NBA legend Michael Jordan professed to be the only player to block Pistons center James Edwards’ fadeaway jump shot. Edwards played for Detroit during the Bad Boys era.
Michael Jordan’s rivalry with the Bad Boy Pistons has been covered a zillion times. However, one interesting storyline that missed the headlines was Jordan’s association with James Edwards.
Though Edwards was a part of the Pistons during the time, he associated himself away from the Jordan Rules ploy of the Pistons. The seven-foot center would make his debut in the Motor City during the 1988-89 season, at a time when the Pistons dominated the Bulls.
The Pistons would win back-to-back championships from 1989-90, with Edwards getting a substantial role in the 1990 championship. The Pistons center would average 14.5 PPG on a 49.8% shooting from the field.
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Nonetheless, the Bulls would bounce back with MJ leading from the forefront, sweeping the Pistons in the 1991 ECF. At the time, Jordan made a sensational claim of being the only player to block Edward’s iconic jump shot.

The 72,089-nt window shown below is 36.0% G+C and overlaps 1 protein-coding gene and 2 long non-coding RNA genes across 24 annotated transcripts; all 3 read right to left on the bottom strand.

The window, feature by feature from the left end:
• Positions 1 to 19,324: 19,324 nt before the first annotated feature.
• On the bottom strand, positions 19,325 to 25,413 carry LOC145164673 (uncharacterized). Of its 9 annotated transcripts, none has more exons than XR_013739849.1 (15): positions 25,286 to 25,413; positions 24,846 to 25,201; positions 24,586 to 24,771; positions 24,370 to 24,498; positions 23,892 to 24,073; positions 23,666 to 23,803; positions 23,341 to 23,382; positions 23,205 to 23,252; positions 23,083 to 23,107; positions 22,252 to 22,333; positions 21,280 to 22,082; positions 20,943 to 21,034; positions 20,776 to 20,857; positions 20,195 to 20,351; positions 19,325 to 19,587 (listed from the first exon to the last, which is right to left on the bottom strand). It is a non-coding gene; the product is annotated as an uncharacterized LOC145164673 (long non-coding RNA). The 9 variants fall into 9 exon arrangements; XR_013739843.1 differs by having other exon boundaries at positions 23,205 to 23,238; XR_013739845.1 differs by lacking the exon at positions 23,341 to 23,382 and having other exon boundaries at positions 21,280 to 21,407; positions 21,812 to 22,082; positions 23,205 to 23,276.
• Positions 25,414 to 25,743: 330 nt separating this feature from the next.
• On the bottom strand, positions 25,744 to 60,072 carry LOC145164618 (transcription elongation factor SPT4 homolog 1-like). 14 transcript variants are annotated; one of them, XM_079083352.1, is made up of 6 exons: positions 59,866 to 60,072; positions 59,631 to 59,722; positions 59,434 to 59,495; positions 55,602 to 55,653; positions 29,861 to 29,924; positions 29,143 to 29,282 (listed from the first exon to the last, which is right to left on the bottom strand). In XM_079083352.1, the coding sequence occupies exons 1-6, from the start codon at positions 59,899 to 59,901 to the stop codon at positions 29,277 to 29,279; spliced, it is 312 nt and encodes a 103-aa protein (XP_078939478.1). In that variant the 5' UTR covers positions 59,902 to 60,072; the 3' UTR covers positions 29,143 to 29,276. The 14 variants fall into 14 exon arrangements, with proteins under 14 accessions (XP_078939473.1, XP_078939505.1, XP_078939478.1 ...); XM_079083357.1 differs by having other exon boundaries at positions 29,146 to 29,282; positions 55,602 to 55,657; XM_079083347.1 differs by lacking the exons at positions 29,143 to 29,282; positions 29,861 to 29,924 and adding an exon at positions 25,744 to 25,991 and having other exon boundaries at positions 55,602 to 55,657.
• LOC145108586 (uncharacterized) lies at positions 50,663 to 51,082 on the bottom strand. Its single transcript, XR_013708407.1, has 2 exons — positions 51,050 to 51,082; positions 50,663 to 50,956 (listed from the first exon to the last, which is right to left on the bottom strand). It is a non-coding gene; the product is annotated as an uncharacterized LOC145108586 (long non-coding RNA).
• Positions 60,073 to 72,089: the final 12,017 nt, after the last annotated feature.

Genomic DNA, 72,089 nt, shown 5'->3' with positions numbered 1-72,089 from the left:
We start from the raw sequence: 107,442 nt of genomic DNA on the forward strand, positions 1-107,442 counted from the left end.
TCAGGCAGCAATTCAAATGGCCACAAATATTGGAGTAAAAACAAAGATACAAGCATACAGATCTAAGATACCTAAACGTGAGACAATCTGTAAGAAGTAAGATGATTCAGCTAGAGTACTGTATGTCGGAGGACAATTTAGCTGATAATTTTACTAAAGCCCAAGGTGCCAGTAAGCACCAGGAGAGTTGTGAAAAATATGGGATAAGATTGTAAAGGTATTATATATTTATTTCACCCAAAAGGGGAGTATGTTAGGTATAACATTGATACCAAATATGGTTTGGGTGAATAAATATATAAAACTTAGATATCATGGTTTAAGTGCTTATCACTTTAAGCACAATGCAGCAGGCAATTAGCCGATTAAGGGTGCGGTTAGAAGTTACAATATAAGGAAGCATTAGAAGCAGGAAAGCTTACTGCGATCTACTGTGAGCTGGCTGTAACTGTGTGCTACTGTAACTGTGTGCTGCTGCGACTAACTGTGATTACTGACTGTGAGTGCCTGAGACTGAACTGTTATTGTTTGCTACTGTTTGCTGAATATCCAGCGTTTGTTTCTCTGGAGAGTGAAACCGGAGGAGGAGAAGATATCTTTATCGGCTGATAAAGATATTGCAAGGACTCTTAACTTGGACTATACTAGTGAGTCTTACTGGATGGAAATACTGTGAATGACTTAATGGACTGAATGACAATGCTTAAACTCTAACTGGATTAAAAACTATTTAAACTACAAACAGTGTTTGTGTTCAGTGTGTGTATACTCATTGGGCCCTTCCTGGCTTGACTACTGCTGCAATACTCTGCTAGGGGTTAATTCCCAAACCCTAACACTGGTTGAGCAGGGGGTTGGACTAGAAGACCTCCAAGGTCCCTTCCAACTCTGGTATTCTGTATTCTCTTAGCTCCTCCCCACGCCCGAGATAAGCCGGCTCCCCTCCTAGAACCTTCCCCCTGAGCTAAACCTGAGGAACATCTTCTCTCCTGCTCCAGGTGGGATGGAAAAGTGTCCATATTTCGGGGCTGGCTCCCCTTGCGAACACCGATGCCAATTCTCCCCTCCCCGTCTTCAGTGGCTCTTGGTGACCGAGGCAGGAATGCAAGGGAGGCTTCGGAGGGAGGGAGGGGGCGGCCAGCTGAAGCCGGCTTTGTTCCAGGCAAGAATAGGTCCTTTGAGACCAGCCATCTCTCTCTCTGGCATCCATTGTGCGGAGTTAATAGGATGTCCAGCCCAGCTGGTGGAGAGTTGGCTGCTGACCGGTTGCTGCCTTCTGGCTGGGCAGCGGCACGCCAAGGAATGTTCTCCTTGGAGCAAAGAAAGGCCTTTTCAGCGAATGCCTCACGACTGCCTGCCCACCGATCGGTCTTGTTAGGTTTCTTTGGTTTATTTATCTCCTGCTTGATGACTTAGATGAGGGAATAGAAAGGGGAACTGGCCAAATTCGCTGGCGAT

James Edwards admits Michael Jordan knew how to combat his secret skill
Unlike the players on the Pistons roster, Edwards kept himself away from controversies. Interestingly the 3x champion wasn’t part of the infamous incident where the Pistons players walked off the court without shaking the hands of the Bulls players.
The Pistons center stayed away from the Bad Boys culture the team had adopted during the time. However, Edwards was popular in the league for his fadeaway jumper that many believe nobody could defend. Except for Michael Jordan.
While speaking to the Chicago Tribune in 1998, Edwards confessed that MJ was the only player who knew how to defend his shot. The former Pistons center added that Jordan had no qualms about claiming the only person to block his shot in the league.
“Michael would always talk about how he was the only one who could block my fadeaway. “He would sneak up behind me and get it.”
Interestingly, Edwards would join the Bulls in the last year of his career. The Bulls would make Edwards farewell season a memorable one. The Chicago team would have a 72-10 season, beating the Supersonics in the Finals.
Edwards told the Chicago Tribune that despite having a small role on the team, he enjoyed his time with the organization.